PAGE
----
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Basic Information

A stoppage is any event that interferes with the operation of a firearm. It is not the same thing as a misfire - although a misfire will normally cause a stoppage - and does not necessarily mean that the weapon has malfunctioned.

The most common cause of stoppages is running out of ammunition - this is an entirely normal part of gunplay and is normally quickly resolved by reloading, however inexperienced or panicked users have been known to assume that something far more severe has occurred, particularly if the weapon in question doesn't make the problem obvious.

Misfires tend to be the next most common cause of stoppages - for one reason or another the chambered round failed to discharge when fired. This is particularly common with poor quality ammunition. This sort of stoppage is cured by re-priming and trying again (in older weapons) or cycling the action and trying again in most modern weapons. Of course, if a muzzle loader keeps failing to fire, you'll have a hell of a job getting the round out again…

After that, things become a bit woollier - the next most likely cause will probably be problems feeding or extracting the ammunition: the magazine may not be seated properly, or may be damaged so that it fails to feed, the weapon may have attempted to feed multiple rounds at once or may have a spent case jammed in the chamber or raceway. This may also include other mechanical failures of the action - normally because the user has failed to work it properly (in the case of a single-action piece or the cocking stroke of a repeating action) or because something has blocked it (those weapons with flailing external parts as part of a recoil action or suchlike are particularly prone to this, but this is also effectively what happens when a spent case jams in the raceway and blocks the bolt). What can happen and how hard it is to fix will depend on the weapon you're using. As noted under misfire, some weapons also have a distressing tendency to dismantle their ammunition (usually in an attempt to extract it) which can lead to pieces of cartridge being distributed around the inside of the receiver. This will stop the action sooner or later, and generally sooner.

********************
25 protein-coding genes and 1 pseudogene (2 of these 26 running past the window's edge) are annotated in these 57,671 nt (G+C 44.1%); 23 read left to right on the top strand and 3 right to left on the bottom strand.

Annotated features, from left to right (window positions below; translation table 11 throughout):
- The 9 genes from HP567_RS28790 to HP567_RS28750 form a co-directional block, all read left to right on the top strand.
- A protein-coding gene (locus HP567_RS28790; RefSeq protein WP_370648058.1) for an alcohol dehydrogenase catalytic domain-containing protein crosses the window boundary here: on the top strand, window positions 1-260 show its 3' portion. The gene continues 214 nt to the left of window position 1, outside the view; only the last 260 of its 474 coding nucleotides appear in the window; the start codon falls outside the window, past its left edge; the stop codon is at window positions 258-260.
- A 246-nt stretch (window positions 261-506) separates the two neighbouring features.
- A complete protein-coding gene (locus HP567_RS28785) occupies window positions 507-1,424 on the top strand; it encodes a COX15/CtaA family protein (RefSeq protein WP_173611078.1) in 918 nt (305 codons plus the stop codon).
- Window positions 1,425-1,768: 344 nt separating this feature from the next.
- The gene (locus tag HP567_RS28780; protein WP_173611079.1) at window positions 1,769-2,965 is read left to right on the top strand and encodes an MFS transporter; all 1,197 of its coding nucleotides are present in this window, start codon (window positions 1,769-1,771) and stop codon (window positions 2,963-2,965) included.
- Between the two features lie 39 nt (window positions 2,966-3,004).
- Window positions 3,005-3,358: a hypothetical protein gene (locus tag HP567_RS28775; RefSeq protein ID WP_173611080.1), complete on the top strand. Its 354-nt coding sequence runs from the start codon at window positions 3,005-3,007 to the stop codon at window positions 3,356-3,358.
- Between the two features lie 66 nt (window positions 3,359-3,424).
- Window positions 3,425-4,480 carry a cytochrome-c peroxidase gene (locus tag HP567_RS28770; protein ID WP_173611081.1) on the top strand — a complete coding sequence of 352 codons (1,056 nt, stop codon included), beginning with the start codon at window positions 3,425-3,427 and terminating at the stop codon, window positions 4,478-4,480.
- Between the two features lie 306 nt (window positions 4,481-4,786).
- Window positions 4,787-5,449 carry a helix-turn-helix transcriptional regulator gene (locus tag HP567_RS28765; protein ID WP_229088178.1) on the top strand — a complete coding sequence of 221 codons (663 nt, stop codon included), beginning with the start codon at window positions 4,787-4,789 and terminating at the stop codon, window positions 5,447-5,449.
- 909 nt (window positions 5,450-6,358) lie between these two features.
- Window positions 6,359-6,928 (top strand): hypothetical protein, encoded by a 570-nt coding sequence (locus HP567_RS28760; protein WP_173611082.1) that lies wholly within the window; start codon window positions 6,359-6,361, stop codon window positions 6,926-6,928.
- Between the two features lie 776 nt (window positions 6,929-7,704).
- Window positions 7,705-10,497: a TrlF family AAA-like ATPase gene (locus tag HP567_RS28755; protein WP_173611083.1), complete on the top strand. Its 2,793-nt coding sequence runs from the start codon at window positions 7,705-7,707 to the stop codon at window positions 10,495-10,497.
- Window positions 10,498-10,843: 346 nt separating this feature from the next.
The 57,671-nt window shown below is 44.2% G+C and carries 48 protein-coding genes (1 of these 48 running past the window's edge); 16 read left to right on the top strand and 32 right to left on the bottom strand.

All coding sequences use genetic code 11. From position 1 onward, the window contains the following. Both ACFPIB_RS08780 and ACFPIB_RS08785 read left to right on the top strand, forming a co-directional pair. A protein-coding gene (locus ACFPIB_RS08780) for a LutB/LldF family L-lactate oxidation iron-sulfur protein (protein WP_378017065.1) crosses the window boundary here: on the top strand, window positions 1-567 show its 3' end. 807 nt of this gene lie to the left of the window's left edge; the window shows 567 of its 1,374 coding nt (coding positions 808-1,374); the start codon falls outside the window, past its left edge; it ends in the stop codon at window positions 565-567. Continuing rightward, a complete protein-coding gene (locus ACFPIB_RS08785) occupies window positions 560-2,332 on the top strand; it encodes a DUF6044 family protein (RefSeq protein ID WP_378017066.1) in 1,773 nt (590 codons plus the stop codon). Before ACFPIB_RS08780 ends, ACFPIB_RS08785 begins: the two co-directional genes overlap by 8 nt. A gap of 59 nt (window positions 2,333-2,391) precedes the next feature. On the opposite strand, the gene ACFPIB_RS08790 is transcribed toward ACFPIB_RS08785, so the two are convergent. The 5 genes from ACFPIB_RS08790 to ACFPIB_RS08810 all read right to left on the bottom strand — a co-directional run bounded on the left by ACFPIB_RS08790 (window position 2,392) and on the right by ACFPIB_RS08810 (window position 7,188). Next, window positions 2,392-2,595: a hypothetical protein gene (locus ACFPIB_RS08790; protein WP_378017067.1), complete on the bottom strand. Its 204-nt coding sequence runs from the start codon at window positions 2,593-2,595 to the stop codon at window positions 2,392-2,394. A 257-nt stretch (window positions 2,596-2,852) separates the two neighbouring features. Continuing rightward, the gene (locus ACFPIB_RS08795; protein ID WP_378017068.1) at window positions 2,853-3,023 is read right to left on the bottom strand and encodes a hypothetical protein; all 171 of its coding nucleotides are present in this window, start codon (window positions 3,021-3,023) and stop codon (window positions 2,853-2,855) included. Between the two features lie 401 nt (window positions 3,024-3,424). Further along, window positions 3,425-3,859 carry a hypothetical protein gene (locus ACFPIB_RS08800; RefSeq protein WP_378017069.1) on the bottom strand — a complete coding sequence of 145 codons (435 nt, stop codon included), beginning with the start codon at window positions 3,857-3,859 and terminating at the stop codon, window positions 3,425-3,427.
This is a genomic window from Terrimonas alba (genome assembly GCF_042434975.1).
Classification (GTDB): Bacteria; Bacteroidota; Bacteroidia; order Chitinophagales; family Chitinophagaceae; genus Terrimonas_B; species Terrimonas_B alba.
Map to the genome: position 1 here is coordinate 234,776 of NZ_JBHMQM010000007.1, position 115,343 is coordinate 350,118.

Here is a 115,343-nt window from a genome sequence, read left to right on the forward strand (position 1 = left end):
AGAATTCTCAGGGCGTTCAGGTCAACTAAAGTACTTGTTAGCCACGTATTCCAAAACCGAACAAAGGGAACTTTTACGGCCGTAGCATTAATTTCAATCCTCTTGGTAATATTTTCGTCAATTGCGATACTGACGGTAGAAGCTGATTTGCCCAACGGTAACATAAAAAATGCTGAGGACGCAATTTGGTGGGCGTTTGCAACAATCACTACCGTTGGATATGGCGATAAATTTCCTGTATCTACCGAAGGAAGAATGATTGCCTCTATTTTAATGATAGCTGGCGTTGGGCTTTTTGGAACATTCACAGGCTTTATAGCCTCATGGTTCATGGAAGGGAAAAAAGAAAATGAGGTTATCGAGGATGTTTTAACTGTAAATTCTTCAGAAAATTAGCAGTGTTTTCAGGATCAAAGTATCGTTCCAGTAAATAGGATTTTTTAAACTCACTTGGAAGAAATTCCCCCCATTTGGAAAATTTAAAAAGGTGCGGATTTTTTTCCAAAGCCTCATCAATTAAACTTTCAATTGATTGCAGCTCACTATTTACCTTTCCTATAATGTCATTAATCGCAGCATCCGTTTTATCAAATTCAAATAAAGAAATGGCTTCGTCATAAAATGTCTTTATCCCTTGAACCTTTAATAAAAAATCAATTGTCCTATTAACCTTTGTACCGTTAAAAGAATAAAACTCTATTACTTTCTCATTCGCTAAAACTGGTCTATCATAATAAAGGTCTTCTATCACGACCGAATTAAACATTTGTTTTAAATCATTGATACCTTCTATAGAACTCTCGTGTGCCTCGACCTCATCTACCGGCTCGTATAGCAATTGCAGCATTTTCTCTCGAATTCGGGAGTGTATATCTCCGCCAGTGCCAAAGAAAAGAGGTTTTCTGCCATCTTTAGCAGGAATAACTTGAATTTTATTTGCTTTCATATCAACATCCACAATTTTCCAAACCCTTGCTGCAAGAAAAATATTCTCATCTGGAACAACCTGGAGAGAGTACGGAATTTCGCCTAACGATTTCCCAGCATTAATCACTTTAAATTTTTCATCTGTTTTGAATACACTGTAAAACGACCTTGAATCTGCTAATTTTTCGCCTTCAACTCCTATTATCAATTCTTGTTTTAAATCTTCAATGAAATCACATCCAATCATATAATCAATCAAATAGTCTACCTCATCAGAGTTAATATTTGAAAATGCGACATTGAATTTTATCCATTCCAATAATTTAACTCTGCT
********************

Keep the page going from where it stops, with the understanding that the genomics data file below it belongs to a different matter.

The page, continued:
Fouling may also be an issue - carbon deposits made up of partially burnt propellant build up in the working parts of firearms, impairing function, but environmental dust, water and congealed lubricants can also cause problems. Proper, regular cleaning can reduce or even prevent this problem.

Major mechanical faults are the last and nastiest category - all of them will need replacement parts and/or the attentions of an armourer/gunsmith before they are fit to use again. In some cases the user may carry key spares (new firing pins, bolts and springs are common). This category also contains horrors like breach explosions, which generally destroy the weapon and quite often take the operator with it.

For reference, the polar opposite of a stoppage is, arguably, "runaway gun" in which the chamber of a fully automatic action becomes hot enough to detonate a loaded round without the help of the firing pin. The action will then chamber a new round into the slightly hotter chamber … and so on until the gun either runs out of ammunition or fails in some other way. This can be very alarming for the operator and is best solved by pulling the magazine or belt off the weapon. Guns can run away for other reasons as well - the wearing-out of trigger sears is a (relatively) common one - but the result and cure are more or less the same.


1. full source reference

Game and Story Use

  • Any RPG system should have a system for misfiring firearms (assuming that it has firearms in the first place) … this is just explanation and colour.
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